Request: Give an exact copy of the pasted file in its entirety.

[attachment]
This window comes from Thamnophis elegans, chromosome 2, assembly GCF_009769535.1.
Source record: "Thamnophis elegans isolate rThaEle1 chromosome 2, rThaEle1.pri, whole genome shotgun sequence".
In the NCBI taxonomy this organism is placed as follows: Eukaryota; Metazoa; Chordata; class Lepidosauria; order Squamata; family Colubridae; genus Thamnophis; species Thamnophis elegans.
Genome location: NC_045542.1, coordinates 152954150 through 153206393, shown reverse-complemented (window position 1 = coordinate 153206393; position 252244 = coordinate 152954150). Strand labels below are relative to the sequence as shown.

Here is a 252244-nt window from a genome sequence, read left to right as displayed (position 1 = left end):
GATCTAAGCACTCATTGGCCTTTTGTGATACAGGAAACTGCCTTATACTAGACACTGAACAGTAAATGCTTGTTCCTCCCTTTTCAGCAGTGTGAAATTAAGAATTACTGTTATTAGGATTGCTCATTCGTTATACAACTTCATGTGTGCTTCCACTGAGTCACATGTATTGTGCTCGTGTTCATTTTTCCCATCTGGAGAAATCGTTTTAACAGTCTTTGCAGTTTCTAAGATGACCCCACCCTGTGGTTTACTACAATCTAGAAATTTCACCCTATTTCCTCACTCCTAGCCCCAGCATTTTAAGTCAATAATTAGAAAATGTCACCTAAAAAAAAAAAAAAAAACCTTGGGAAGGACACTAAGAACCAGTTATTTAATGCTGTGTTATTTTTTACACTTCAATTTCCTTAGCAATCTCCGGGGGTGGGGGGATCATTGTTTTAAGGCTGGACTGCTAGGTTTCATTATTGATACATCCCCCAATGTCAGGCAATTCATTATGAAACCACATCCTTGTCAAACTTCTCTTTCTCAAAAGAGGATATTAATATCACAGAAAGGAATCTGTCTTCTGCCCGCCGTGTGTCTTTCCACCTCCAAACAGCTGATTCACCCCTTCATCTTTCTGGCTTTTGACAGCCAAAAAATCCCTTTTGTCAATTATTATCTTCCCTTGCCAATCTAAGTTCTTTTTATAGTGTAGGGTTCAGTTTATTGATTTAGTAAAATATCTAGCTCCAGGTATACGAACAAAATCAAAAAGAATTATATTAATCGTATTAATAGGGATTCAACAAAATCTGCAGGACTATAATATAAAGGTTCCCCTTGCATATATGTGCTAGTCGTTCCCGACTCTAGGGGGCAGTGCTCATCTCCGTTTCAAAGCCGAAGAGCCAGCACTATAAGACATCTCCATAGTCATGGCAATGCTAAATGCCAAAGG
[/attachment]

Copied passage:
This window comes from Thamnophis elegans, chromosome 2, assembly GCF_009769535.1.
Source record: "Thamnophis elegans isolate rThaEle1 chromosome 2, rThaEle1.pri, whole genome shotgun sequence".
In the NCBI taxonomy this organism is placed as follows: Eukaryota; Metazoa; Chordata; class Lepidosauria; order Squamata; family Colubridae; genus Thamnophis; species Thamnophis elegans.
Genome location: NC_045542.1, coordinates 152954150 through 153206393, shown reverse-complemented (window position 1 = coordinate 153206393; position 252244 = coordinate 152954150). Strand labels below are relative to the sequence as shown.

Here is a 252244-nt window from a genome sequence, read left to right as displayed (position 1 = left end):
GATCTAAGCACTCATTGGCCTTTTGTGATACAGGAAACTGCCTTATACTAGACACTGAACAGTAAATGCTTGTTCCTCCCTTTTCAGCAGTGTGAAATTAAGAATTACTGTTATTAGGATTGCTCATTCGTTATACAACTTCATGTGTGCTTCCACTGAGTCACATGTATTGTGCTCGTGTTCATTTTTCCCATCTGGAGAAATCGTTTTAACAGTCTTTGCAGTTTCTAAGATGACCCCACCCTGTGGTTTACTACAATCTAGAAATTTCACCCTATTTCCTCACTCCTAGCCCCAGCATTTTAAGTCAATAATTAGAAAATGTCACCTAAAAAAAAAAAAAAAAACCTTGGGAAGGACACTAAGAACCAGTTATTTAATGCTGTGTTATTTTTTACACTTCAATTTCCTTAGCAATCTCCGGGGGTGGGGGGATCATTGTTTTAAGGCTGGACTGCTAGGTTTCATTATTGATACATCCCCCAATGTCAGGCAATTCATTATGAAACCACATCCTTGTCAAACTTCTCTTTCTCAAAAGAGGATATTAATATCACAGAAAGGAATCTGTCTTCTGCCCGCCGTGTGTCTTTCCACCTCCAAACAGCTGATTCACCCCTTCATCTTTCTGGCTTTTGACAGCCAAAAAATCCCTTTTGTCAATTATTATCTTCCCTTGCCAATCTAAGTTCTTTTTATAGTGTAGGGTTCAGTTTATTGATTTAGTAAAATATCTAGCTCCAGGTATACGAACAAAATCAAAAAGAATTATATTAATCGTATTAATAGGGATTCAACAAAATCTGCAGGACTATAATATAAAGGTTCCCCTTGCATATATGTGCTAGTCGTTCCCGACTCTAGGGGGCAGTGCTCATCTCCGTTTCAAAGCCGAAGAGCCAGCACTATAAGACATCTCCATAGTCATGGCAATGCTAAATGCCAAAGG